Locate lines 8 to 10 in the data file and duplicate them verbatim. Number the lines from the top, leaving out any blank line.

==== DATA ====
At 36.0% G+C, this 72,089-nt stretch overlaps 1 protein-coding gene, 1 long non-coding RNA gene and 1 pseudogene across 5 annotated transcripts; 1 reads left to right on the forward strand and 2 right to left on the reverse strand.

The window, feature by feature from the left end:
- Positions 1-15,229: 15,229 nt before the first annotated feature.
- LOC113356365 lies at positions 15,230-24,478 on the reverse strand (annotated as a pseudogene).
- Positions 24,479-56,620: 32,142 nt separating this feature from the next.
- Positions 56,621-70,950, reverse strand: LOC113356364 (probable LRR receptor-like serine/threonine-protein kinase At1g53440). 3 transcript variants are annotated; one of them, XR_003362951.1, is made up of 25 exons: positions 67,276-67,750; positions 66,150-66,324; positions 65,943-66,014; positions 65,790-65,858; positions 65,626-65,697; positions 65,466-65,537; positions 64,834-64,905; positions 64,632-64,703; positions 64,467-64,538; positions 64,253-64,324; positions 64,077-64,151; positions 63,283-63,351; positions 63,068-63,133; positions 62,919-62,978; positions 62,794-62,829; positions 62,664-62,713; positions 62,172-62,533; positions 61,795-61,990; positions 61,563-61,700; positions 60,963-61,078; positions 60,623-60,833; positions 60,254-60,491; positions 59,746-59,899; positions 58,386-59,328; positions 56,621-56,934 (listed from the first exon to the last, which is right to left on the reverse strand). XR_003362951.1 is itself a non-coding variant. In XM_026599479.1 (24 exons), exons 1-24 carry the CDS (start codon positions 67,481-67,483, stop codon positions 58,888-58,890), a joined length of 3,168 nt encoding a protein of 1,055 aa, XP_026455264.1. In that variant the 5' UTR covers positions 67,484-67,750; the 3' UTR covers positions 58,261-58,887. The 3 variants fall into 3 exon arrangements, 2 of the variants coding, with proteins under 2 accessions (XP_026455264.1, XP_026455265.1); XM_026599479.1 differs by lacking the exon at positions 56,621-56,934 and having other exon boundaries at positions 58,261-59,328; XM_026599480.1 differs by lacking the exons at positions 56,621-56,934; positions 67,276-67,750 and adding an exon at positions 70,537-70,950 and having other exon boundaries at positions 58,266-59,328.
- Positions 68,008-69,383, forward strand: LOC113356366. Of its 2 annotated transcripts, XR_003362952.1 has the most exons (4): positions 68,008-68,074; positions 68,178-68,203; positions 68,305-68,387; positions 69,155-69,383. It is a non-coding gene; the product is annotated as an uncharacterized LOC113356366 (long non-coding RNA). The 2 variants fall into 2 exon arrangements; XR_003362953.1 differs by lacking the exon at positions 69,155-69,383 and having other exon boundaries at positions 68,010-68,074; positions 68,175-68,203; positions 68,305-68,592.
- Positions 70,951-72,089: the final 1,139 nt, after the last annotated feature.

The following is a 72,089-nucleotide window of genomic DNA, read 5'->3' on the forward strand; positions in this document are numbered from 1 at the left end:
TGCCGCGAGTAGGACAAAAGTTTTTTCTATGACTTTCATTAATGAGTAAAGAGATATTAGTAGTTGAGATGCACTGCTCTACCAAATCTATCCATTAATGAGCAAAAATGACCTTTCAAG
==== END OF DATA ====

- Positions 70,951-72,089: the final 1,139 nt, after the last annotated feature.

The following is a 72,089-nucleotide window of genomic DNA, read 5'->3' on the forward strand; positions in this document are numbered from 1 at the left end:
TGCCGCGAGTAGGACAAAAGTTTTTTCTATGACTTTCATTAATGAGTAAAGAGATATTAGTAGTTGAGATGCACTGCTCTACCAAATCTATCCATTAATGAGCAAAAATGACCTTTCAAG